Robert Service Campground is a sweet little place on the south end of town along the Yukon River. In the land of monster RV's, it's nice to stay at a campground that specializes in private, wooded tent sites where world travellers and adventurers gather to rest for the night and swap stories before heading into the wilderness by canoe or kayak or hiking trail or highway.

I pulled in late last night, just as the Yukon sky was working its magical midnight sunset thing over the river. There's a particular shade of blue I've never seen anywhere but the night skies of the Yukon. It's deep and rich and dark and indescribably, mysteriously beautiful. It's the land, covered in purple fireweed and slender evergreens, that goes on forever, split open by deep canyons and inky waterways reflecting light beyond infinity, painting over what should be a coal black canvas with what verges on a hue outside the spectrum I can only call Yukon Midnight Blue. Anyway, it's worth it to come all the way here to see for yourself.

Germans and Swiss have regular, daily flights direct to Whitehorse. Somehow Europeans have discovered the Yukon, and for the moment seem to share it only with Quebecers. If the rest of Canada knew what it had, there'd be another stampede north; this one not for gold, but for a golden life.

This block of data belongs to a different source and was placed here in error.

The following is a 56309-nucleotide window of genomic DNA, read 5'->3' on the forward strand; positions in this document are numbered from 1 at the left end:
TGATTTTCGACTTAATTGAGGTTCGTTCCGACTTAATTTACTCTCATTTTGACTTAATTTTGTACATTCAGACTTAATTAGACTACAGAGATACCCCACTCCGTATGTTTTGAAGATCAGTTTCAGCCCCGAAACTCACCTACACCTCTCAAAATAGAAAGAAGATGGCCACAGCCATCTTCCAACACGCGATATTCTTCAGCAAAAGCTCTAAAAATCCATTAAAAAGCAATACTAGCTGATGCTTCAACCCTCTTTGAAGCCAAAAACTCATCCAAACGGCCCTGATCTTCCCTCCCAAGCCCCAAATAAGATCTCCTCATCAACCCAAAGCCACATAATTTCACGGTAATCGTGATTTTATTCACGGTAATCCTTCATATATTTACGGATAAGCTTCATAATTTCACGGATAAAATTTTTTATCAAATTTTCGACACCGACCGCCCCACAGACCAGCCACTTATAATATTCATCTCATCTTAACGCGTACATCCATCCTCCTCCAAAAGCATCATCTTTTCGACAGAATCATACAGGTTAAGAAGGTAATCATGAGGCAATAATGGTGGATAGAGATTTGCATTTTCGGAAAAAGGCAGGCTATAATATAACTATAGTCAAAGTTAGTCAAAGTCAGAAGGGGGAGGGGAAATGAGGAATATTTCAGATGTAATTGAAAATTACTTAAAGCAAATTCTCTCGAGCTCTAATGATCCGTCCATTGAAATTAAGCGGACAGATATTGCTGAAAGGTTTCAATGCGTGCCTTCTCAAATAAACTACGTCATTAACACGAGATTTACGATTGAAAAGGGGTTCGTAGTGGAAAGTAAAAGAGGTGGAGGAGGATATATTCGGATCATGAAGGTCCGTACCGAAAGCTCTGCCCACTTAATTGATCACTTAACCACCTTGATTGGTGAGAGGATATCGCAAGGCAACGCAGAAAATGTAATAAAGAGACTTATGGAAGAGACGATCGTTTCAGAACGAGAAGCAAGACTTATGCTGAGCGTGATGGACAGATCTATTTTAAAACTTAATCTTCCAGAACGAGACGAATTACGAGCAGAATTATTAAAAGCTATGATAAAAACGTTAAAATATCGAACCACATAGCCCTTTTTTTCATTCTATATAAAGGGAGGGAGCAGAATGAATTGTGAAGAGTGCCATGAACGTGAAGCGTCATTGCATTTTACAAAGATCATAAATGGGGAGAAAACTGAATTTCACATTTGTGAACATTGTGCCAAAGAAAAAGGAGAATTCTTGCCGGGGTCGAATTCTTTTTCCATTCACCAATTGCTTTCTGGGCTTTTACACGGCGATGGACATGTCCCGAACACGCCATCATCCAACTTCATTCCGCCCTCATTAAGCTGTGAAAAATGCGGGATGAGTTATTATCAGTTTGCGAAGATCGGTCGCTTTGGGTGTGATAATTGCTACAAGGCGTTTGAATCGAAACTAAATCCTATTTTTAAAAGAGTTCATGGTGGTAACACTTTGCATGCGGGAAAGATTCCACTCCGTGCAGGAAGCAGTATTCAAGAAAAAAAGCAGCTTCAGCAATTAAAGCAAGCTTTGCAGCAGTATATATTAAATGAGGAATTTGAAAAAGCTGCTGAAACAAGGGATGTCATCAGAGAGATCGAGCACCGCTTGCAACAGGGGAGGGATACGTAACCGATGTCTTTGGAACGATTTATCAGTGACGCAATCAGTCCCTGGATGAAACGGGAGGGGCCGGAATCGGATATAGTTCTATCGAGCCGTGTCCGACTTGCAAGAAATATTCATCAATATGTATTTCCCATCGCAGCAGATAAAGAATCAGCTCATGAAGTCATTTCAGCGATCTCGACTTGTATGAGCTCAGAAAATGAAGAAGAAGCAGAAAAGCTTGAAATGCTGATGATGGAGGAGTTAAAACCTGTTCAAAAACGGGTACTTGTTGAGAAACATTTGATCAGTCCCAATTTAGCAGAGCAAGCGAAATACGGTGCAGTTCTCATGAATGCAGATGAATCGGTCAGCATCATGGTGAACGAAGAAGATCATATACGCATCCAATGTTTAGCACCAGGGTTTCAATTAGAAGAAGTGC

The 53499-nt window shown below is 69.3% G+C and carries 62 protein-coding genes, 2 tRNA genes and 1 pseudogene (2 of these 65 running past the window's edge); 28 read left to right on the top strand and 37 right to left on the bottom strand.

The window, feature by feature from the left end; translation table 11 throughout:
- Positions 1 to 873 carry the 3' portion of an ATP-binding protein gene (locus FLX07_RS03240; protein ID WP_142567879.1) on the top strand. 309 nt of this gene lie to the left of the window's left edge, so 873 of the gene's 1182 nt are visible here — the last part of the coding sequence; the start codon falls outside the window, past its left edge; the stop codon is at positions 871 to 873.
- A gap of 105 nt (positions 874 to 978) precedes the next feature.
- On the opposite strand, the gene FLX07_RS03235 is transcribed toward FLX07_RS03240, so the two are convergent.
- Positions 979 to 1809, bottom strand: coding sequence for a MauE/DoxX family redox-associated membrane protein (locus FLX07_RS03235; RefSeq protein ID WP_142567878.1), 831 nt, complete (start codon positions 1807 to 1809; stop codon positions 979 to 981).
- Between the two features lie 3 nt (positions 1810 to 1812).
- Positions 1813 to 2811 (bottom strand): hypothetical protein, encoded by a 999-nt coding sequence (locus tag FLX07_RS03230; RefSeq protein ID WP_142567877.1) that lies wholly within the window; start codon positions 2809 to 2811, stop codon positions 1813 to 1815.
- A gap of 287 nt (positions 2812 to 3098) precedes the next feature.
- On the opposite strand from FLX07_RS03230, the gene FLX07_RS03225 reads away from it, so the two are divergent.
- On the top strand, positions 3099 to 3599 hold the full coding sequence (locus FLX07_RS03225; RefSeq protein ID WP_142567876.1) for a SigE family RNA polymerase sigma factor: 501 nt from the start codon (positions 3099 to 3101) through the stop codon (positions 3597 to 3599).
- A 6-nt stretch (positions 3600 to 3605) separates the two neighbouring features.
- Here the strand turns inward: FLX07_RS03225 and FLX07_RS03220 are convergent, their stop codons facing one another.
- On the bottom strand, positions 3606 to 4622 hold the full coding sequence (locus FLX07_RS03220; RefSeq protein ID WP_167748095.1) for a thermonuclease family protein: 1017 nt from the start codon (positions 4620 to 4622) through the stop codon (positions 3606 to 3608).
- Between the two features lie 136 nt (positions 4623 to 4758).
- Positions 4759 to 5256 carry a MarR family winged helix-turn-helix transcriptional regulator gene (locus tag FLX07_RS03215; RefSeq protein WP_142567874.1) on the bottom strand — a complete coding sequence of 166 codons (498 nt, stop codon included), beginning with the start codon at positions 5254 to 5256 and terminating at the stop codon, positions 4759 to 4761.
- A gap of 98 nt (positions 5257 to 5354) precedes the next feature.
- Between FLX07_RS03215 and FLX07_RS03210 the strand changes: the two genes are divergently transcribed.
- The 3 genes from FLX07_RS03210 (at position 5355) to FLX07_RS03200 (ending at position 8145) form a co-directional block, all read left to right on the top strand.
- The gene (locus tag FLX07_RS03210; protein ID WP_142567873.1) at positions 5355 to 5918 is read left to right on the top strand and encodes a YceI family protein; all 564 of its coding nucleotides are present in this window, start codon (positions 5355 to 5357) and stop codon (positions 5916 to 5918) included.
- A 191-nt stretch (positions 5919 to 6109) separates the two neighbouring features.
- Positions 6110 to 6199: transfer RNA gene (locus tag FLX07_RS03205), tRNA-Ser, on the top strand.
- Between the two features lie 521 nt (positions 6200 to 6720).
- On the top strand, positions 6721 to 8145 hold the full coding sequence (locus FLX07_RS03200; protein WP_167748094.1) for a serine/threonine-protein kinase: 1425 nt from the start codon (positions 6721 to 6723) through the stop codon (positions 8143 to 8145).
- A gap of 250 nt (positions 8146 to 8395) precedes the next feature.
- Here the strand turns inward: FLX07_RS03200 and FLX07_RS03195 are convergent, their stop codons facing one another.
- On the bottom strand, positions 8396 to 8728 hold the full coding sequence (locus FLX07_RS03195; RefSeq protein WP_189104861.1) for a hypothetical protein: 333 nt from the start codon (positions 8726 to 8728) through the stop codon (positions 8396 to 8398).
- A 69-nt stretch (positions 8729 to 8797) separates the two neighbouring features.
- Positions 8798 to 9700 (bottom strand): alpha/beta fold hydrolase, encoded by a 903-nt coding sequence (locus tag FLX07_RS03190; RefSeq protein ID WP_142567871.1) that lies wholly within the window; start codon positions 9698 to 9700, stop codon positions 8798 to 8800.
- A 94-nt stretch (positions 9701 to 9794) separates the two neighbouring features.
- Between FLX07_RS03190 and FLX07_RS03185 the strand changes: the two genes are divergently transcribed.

Alpine Bakery in Whitehorse is quite literally 'ground zero' for vegetarianism in the north. Suat, its hospitable and conscientious owner, has made it easy for vegetarians to survive in an isolated northern town more known for its caribou stew. He runs an organic vegetable co-op, buying local veggies whenever they're available, and shipping from BC when not, and creates wonderful aromas and flavors from his large open kitchen and wood-fired oven.

I stopped in today for lunch after taking Henk to see Doctor Red at Yukon Harley.

I almost cried with my first taste of Aztec Stew and my first sip of carrot/apple/ginger juice. After eating mostly uninspired food (or not eating because all I could find was uninspired food) for over two weeks on the road, it was sublime to savor a meal made with good intentions and top quality ingredients. Even the herbs and spices, I could tell, were of the highest quality. But most of all, I could taste the infusion of calm, healing energy that had gone into it. I almost cried because it's such a rare occasion to feel so utterly nurtured and healed by food.

People here have independent spirits and a sense of adventure. They're refreshingly authentic. They're not living here because of jobs or careers or pursuits of the intellect; they're here because they love nature, they're a little bit rebellious, they shun the trappings of urban centres, and they love their community and the unique northern lifestyle. It's a surprisingly funky town in a gorgeous natural setting, and the story of someone stopping to fill up for gas and staying forever has become cliche. One of these days I'll return (or still be here) for the women's hairy leg contest during